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    Replies
    1. thank you so much kate for your post and sharing your tips, I really appreciate it.

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  2. Mel
    Sadly, a very timely post. For many solo birders, especially female and BIPOC, danger sometimes comes from unexpected directions
    As a father of a daughter and a trans BIPOC, i have tried very hard to prepare them for the worst, whether they be hiking, jogging, or just out for a walk. When I hear their stories, my blood runs hot with anger and cold with fear ( a parents worst nightmare)
    Your very sage advice should be heeded by all. Be aware, be alert, and be prepared.
    Again, another great post and I hope it is read by many.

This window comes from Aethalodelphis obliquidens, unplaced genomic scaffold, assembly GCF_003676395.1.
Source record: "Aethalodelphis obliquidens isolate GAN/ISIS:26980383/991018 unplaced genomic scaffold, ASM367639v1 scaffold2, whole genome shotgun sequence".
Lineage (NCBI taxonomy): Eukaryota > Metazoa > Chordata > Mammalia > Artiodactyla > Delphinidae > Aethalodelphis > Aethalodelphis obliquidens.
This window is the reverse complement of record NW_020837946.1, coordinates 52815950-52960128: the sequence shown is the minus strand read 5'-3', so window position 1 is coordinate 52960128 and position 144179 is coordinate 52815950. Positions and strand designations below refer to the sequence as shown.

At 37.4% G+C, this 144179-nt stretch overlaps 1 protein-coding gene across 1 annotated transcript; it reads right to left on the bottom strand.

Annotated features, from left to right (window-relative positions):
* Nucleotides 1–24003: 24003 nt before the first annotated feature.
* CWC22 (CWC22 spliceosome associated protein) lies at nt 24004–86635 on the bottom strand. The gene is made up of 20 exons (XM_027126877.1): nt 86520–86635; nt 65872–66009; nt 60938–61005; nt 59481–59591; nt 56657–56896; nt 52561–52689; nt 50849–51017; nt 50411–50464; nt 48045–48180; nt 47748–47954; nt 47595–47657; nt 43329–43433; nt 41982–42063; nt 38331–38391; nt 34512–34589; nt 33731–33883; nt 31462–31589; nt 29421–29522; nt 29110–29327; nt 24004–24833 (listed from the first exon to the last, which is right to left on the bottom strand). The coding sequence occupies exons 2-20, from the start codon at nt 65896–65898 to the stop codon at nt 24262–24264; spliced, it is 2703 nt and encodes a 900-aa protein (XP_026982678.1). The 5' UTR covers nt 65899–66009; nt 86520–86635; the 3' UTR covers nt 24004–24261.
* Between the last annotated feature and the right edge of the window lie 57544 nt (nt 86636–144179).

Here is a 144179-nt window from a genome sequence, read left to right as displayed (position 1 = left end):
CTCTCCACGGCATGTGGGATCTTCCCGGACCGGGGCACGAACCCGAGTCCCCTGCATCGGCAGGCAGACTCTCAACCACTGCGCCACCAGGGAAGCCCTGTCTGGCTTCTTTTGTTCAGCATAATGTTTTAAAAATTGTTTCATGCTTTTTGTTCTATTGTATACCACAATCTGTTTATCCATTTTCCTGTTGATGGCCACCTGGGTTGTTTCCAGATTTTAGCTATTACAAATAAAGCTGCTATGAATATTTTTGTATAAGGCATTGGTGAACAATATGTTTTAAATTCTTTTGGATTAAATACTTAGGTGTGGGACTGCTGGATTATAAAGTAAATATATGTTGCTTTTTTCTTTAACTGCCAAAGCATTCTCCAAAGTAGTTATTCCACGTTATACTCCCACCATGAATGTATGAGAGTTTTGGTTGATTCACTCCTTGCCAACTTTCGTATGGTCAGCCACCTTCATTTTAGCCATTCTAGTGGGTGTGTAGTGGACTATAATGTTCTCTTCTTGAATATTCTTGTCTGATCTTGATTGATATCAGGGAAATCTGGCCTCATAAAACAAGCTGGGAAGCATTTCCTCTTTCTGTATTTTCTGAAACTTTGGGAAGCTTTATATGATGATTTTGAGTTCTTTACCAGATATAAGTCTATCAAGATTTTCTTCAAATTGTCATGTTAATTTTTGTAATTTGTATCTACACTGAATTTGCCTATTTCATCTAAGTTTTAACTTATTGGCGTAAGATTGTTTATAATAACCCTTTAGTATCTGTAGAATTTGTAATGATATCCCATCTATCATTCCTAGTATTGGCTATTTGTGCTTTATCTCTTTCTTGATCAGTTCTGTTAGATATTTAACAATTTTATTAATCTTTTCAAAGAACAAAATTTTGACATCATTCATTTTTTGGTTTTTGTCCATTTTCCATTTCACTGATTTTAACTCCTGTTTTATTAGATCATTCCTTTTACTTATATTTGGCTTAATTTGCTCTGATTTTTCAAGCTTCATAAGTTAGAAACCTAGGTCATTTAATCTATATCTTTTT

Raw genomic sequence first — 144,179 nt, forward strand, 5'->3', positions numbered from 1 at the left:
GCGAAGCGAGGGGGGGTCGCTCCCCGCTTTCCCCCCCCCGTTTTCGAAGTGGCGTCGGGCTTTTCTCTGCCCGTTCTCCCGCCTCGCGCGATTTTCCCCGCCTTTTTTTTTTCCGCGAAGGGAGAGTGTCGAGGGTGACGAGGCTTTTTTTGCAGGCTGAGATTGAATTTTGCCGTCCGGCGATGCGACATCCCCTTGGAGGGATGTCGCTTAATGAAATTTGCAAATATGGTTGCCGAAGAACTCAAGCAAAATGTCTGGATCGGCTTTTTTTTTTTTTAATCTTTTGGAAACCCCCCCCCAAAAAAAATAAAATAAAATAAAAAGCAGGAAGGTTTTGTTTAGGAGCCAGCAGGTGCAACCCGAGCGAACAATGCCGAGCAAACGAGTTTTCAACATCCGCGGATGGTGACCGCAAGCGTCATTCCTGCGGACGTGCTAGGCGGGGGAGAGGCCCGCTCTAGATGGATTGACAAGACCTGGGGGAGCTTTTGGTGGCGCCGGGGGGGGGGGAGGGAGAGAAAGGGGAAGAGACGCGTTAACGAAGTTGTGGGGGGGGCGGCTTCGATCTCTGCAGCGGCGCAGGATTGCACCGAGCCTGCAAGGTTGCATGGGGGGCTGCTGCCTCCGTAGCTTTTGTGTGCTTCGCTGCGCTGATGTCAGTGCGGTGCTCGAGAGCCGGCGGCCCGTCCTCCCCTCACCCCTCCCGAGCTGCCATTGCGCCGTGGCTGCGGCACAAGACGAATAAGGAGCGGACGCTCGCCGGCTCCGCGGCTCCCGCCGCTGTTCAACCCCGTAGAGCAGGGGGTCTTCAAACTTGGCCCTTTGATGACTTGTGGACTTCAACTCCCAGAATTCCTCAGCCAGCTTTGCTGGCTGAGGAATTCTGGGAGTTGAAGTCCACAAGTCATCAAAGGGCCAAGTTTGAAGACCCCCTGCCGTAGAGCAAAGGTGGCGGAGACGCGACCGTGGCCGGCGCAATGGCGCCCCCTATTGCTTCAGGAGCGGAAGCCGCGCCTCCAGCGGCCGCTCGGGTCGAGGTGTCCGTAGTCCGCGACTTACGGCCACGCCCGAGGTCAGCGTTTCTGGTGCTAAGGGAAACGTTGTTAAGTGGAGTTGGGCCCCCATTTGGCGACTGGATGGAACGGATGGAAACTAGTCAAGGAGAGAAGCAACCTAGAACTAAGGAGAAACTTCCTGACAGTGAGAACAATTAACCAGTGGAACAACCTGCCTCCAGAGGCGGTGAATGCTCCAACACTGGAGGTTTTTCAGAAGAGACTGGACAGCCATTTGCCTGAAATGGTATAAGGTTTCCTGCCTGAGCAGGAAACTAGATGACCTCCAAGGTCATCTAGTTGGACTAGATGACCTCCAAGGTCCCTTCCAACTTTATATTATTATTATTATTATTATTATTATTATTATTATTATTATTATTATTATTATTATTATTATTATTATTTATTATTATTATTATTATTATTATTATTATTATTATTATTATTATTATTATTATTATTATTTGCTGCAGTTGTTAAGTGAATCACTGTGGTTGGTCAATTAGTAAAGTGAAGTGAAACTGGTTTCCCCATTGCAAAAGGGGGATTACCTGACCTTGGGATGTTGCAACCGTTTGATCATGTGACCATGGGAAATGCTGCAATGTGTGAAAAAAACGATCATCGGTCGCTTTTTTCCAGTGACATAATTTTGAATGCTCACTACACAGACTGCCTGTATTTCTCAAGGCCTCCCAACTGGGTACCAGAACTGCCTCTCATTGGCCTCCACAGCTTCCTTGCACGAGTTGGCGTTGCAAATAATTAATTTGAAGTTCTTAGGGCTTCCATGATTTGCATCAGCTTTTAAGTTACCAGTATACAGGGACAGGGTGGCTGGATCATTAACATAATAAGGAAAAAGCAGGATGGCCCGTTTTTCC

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    Replies
    1. thank you ken, that means so much to me. I am grateful that as a male birder you are so supportive of this issue. how lucky your kids are to have a dad like you! glad your kids are prepared too. my dad has said the same thing about stories I've told him. it is a scary thing for any parent to think about. it's so good to have people in our community looking out for one another and most importantly that women and trans women are getting prepared out there to protect themselves. because the world isn't always so supportive and you can really only depend on yourself to fight off any potential attacker when we are out in the woods alone. see you out in the field my friend.

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  3. Great post good to highlight these issues

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  4. Great post good to highlight these issues